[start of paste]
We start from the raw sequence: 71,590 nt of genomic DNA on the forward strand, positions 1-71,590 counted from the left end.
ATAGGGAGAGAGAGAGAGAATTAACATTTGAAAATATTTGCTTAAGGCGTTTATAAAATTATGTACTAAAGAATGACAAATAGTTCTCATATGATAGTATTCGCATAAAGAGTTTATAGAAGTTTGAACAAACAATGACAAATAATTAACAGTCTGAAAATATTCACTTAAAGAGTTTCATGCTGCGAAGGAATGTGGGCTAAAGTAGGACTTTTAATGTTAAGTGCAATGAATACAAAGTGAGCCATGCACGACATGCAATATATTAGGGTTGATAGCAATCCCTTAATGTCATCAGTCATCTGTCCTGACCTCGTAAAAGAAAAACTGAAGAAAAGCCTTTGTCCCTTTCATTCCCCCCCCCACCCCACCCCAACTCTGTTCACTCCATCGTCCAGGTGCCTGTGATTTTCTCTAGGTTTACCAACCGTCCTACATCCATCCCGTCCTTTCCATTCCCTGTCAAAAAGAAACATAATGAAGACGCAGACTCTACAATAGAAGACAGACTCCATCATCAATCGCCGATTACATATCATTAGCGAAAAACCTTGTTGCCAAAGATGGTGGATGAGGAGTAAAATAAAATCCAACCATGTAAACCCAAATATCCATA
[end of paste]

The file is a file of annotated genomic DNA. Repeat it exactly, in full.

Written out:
We start from the raw sequence: 71,590 nt of genomic DNA on the forward strand, positions 1-71,590 counted from the left end.
ATAGGGAGAGAGAGAGAGAATTAACATTTGAAAATATTTGCTTAAGGCGTTTATAAAATTATGTACTAAAGAATGACAAATAGTTCTCATATGATAGTATTCGCATAAAGAGTTTATAGAAGTTTGAACAAACAATGACAAATAATTAACAGTCTGAAAATATTCACTTAAAGAGTTTCATGCTGCGAAGGAATGTGGGCTAAAGTAGGACTTTTAATGTTAAGTGCAATGAATACAAAGTGAGCCATGCACGACATGCAATATATTAGGGTTGATAGCAATCCCTTAATGTCATCAGTCATCTGTCCTGACCTCGTAAAAGAAAAACTGAAGAAAAGCCTTTGTCCCTTTCATTCCCCCCCCCACCCCACCCCAACTCTGTTCACTCCATCGTCCAGGTGCCTGTGATTTTCTCTAGGTTTACCAACCGTCCTACATCCATCCCGTCCTTTCCATTCCCTGTCAAAAAGAAACATAATGAAGACGCAGACTCTACAATAGAAGACAGACTCCATCATCAATCGCCGATTACATATCATTAGCGAAAAACCTTGTTGCCAAAGATGGTGGATGAGGAGTAAAATAAAATCCAACCATGTAAACCCAAATATCCATA